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Midnight's Children review by Indian Express
Midnight's Children critic rating (Indian Express): 2.5

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Review of

Midnight's Children  (2013 - English)

Midnight's Children movie review, and Midnight's Children critics rating, comments on Midnight's Children

Midnight's Children cumulative rating: 2.95 out of 52.95/5 (144 users)

Midnight's Children critics rating: 2.5 out of 5 2.5/5 (1 critics)

My Rating

  • Midnight’s Children or is it Children of Midnight?

    Midnight's Children rating: 0 out of 10(Pratima Chaudhuri wrote on 04 Feb 2013)

    I haven’t read the novel; yes, I did try reading it some seven years back but I couldn’t go beyond the first forty pages. What motivated me to watch the movie was the poster. It promised colours, music, and joy unlike the greyness that memory harboured about the book. Typically, the reviews are mixed, and a little on the negative said...but I was sure I am going to find something that Deepa Mehta has etched, that I would definitely like. I have no clue how true the movie is to the book, but given that Salman Rushdie has scripted the screenplay and his layered voice takes us through the tale, I would assume that it is true to the creator’s thoughts. So blame it on my lack of reading...I would ignore the literature part, and just focus on the work as a motion-picture.

    Multiple fates entwined with each other, symbolic of that of the Nation they were born into. Saleem Sinai is the protagonist whose life can best be described as that of stark contrasts. But before that, more on the canvas of time. The colours of Pre-1947 era have been captured in sepia, and the shades like that of flowers that have been ageing inside the pages of a book for years. Perhaps that’s where the director’s touch seeps into the story. Brilliant and sublime – that was how Rajat Kapoor is as Dr. Aadam Aziz, the western educated doctor. And of course Anupam Kher, as the Doctor’s idiosyncratic Pa-in-law in a brief cameo appearance..he manages to infuse humour in that starkness. A liberal upbringing and the conflicts in mindset – Deepa Mehta manages to get it beautifully across to the audience. As a matter of fact, the first half is deeply engaging to say.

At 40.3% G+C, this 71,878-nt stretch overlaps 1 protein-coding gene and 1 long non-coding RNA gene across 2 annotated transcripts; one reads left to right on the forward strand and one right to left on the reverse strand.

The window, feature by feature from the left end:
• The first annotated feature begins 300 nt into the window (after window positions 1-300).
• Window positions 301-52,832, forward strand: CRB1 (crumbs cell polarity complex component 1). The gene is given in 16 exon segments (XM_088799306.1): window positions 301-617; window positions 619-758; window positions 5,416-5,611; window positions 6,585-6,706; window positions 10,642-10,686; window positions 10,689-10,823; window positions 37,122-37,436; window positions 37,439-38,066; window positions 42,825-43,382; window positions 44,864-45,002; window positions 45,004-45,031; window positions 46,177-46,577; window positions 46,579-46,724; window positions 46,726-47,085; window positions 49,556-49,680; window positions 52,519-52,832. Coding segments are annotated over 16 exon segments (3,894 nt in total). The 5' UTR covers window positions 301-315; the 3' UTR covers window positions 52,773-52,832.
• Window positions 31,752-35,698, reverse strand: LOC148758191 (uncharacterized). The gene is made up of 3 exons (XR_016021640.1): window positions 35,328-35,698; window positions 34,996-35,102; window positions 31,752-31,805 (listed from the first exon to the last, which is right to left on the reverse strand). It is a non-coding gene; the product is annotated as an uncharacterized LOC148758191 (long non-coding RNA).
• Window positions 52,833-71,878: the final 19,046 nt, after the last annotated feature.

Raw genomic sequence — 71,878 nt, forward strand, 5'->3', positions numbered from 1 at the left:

The Nurse’s momentary impulse, leads to swapping of the two babies Saleem & Shiva, leading to an exchange of fate at the stroke of midnight, when there was rejoice at one end; and unimaginable pain on the other for thousands of people were rendered homeless, not to mention the suffering. Seema Biswas plays the nurse, with a perfection that one can just admire. Shahana Goswami as Saleem’s Mother is a pleasure to watch, she manages to deliver a stellar performance torn between her ‘love’ for poet & poetry and life’s practical choice.

    The life of these two boys is caught in frenzy against time, where wars are fought, and history is taking shape. It was a great feeling to watch a much grown up Darsheel Safary on screen, as the young Saleem; a touching performance. Satya Bhaba comes in as the adult Saleem, and his vulnerability is touching to say the least. He brings out the nuances beautifully, giving himself into Saleem Sinai’s confusion, pain, trials and tribulation. He has a unique ability to conjure up his fellow mates who were born at the same time; but that’s not hunky-dory either. There are enmities, and there is love; the complexities that we see in his conjured World get translated into real lives. Shiva, played by Siddharth detests Saleem for the latter’s privileged life, and we see that continuing through the story when he actually goes into a position where he squares it off. But what is unanswered is how Shiva transforms from a street-urchin to a man of position. In fact, if something is amiss, then it is the plethora of characters that were not done justice to. Like that of Soha Ali Khan as the Saleem’s sister Jameela, Siddharth as Shiva, Samrat Chakrabarti as Wee Willie Winkie. I believe that is the challenge on making a film from a complex, character-heavy literature; the same thing that had happened to Gone with the Wind. It is only a few characters who are done justice to.

    Shriya Saran needs to be mentioned; a surprise for me, completely deglamorized and earthy. But if someone surprised me the most, that was Ronit Roy. An unusual casting I had felt in the beginning, but he actually delivers the complexities and the changing persona of Ahmed Sinai very well. Kulbhushan Kharbanda as Picture Singh plays it to perfection as he always does.

    The background score is beautiful, melancholic and sublime; it is a movie that is definitely worth watching if you are eager to know about those times and layered stories interest you.

    I am quite surprised that the movie is allowed to be released without hoodlum-hullabaloo and Salman Rushdie managed to secure a visa and travel to most parts of the country; the Indira-Sanjay regime has not been shown in a very kind light for sure. Added to that, an awful looking woman chewing betel portrayed Indira Gandhi and appearing quite ghastly on screen.

    The symbolic message that Saleem, like India is weighed down by the expectation of the future is nicely carved. His life which was cocooned into privilege and made special turned topsy-turvy as India fought internal & external wars. But tomorrow holds a promise, as we all Indians would love to believe...that of a better future ...something Saleem’s biological Father said “everything’s in fine fettle, don’t you agree? Tickety-boo, we used to say. Or, as you say in Hindustani: sabkuch ticktock hai. Everything’s just fine.”

    About the Author:

    Pratima Chaudhuri

    About me: An ardent movie-lover, I thrive in the magic of silver-screen!Location: Bangalore, India

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